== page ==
Ok here's one that I used to use at an outdoor theatre I used to work at. We had a couple of Carbon arc Super Troupers. yes i'm old now stop laughing and I'll finish my suggestion. On the back end there was a label plate that was held in with 3 screws, this was also an access hole for getting to the back of the reflector. Well we would remove 1 screw then aim the spot at one of our pick up points. We would then place a smallish peice of tape on the back wall of the spot bay with the cue # on it, mine were color coded to even help remind me of color, size,shot,focus. To prep for the cue you'd just put the dot of light on the tape then look down the spot for the pick up. Now days it's really much more like hip firing a rifle I can hit a head shot on a kid from 300 feet away < not really, but almost. > but I've got over 1200 hrs on the carbon arc and that trick sure did help get the cues down real quick. I can only guess that today you could rig a laser pointer to do the same thing or perhaps rig it to shoot straight down at the floor and put your cue points right there under the spot itself, if it's not in a bay. Good luck, Hope that helps. Can't wait to see what other suggestions you get.
At the theare where I work we just picked up two smallish (750W) followspots. I'm just wondering if anyone here uses a special tool or setup to help with aiming.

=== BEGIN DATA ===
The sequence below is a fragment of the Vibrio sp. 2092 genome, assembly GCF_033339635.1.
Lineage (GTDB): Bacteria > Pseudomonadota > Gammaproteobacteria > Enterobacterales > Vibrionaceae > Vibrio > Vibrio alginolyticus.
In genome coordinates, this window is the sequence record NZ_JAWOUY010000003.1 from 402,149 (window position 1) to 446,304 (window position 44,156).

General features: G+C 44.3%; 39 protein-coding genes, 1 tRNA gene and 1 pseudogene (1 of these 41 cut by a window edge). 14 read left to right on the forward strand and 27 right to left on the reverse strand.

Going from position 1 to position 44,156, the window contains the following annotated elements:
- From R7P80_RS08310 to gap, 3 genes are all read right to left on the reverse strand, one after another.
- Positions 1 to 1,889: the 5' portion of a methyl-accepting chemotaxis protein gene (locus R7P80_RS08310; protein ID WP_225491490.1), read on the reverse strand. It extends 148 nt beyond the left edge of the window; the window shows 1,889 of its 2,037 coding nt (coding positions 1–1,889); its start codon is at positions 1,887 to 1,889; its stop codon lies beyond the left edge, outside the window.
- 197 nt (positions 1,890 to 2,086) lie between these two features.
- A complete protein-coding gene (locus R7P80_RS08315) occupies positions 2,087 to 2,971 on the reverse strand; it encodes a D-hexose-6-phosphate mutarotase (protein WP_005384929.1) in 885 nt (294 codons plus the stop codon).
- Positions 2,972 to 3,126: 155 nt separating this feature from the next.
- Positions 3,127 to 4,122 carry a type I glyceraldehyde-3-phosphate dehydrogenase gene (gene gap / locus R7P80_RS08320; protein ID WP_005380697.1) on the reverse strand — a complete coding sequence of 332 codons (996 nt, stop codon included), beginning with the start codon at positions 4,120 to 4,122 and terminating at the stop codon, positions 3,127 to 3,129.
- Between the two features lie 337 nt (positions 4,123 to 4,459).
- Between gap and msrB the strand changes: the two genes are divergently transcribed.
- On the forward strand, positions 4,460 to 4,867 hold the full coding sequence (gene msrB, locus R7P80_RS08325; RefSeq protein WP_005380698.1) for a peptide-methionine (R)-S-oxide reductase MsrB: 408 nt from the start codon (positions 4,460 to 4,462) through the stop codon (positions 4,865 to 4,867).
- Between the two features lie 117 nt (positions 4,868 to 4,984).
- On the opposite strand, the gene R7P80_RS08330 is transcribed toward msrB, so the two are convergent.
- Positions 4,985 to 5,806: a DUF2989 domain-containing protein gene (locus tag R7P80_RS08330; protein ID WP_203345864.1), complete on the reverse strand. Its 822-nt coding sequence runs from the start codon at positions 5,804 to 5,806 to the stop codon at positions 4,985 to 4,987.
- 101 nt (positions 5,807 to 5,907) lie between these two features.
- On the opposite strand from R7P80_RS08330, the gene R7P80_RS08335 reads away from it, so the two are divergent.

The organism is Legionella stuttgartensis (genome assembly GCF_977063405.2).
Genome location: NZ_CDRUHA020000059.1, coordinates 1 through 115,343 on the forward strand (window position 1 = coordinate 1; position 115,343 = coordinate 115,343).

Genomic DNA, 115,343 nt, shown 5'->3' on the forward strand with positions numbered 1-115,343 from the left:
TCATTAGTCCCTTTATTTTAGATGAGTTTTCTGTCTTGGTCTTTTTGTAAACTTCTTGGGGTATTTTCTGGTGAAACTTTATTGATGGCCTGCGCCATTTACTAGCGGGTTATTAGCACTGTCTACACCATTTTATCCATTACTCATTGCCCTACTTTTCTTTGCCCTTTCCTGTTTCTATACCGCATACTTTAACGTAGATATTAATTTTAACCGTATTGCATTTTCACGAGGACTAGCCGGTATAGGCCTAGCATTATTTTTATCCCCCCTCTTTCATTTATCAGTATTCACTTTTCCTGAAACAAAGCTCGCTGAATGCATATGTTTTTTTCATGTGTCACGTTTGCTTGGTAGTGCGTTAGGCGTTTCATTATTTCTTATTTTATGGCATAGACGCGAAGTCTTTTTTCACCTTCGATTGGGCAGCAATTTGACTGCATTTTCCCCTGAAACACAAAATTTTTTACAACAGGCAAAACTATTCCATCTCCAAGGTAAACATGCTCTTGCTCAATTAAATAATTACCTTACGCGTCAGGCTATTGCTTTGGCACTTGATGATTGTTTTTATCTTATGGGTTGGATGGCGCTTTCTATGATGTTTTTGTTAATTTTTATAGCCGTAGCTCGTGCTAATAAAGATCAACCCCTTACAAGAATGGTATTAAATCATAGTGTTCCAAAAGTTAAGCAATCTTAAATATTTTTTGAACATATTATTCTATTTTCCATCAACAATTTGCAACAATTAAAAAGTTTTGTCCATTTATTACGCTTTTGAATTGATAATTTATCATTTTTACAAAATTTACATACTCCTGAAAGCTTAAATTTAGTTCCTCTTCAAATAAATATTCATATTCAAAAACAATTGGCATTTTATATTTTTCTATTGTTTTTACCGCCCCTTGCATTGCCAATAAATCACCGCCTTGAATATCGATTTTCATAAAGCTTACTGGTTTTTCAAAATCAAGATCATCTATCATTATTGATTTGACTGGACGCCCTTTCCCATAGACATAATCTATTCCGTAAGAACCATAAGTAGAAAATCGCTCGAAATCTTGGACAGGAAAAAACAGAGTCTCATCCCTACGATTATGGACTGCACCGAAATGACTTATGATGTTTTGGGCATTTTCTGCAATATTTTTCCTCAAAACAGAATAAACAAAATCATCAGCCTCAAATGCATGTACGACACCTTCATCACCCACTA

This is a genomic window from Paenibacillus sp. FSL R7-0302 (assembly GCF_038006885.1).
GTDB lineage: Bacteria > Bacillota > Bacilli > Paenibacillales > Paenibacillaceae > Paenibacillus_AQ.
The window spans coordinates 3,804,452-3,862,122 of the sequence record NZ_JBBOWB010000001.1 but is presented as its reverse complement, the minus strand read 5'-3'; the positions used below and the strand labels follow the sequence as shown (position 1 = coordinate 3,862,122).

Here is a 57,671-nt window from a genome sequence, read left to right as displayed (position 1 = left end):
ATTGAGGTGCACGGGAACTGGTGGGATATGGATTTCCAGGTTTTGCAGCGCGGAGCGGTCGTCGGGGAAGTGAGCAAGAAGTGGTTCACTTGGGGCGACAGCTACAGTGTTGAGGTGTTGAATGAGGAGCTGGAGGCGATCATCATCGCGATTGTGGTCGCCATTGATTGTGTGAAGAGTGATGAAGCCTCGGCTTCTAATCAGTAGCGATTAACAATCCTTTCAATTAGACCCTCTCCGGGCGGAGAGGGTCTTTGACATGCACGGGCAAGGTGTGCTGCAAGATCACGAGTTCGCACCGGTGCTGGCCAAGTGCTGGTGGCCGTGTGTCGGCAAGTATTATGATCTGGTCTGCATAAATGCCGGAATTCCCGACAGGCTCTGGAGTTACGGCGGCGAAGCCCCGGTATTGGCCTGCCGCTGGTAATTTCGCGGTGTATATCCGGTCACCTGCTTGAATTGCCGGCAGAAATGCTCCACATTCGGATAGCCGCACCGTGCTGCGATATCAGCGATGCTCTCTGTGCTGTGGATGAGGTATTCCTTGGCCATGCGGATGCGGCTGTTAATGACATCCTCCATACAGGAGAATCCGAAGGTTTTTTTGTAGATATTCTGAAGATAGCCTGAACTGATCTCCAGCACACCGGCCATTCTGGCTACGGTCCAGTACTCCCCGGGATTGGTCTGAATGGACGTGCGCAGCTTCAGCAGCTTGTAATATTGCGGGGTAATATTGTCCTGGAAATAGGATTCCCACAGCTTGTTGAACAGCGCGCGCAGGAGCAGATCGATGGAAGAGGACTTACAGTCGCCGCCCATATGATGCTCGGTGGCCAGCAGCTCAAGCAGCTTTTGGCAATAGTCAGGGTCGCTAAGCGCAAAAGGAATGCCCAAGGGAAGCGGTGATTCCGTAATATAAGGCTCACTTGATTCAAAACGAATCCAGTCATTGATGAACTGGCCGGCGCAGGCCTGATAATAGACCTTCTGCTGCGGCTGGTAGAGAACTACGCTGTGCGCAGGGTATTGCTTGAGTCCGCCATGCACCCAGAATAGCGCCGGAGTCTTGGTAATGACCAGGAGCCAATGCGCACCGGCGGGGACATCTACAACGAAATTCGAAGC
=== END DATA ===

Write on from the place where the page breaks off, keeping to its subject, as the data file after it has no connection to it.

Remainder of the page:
The above is what I use every time I run a light. My building owns 4 sights known as "Telrad" which are available to those who wish to borrow them. Telrads are adequate and less expensive, but I prefer the SpotDot2000. As long as I'm on the subject, I'd like to put to rest forever those who say "A good operator doesn't need a sight" or words to that effect. At the end of one concert I did, the LD told us to put our gelframes and headsets on the backpacks, and don't forget the sights either. I questioned him while looking in the backpack, as I wasn't going to put MY sight in HIS packpack, and saw that each backpack contained a Telrad. It is common for someone to install color and headsets in the afternoon, and the operators arrive at half-hour.
What a great idea! Once while running an ice show, after a rehearsal the LD asked if we had any problems or questions, it was going to be nationally televised, an Op other than me asked "Can you have them skate slower?" Touche.
You ran an exceptional member of your state's highway patrol? I believe you meant to type Super Trouper....I ran a super trooper...
He said mid-seventies, I wouldn't expect him to remember perfectly.You ran an exceptional member of your state's highway patrol? I believe you meant to type Super Trouper.
Totally agree with the gist of what you're saying. Back when I was working a Celebrity Room, we had the same household name acts over and over. LDs loved coming because they barely had to call the show and we'd even offer suggestions to enhance the lighting. We perpetuated the "bone out." "Overlays" in just about every slow song. LDs would tell us they were happy other places if the SpotOps could keep the star's face lit.
I believe you used what is referred to as the Zen method, according to this website:
"Become one with the light."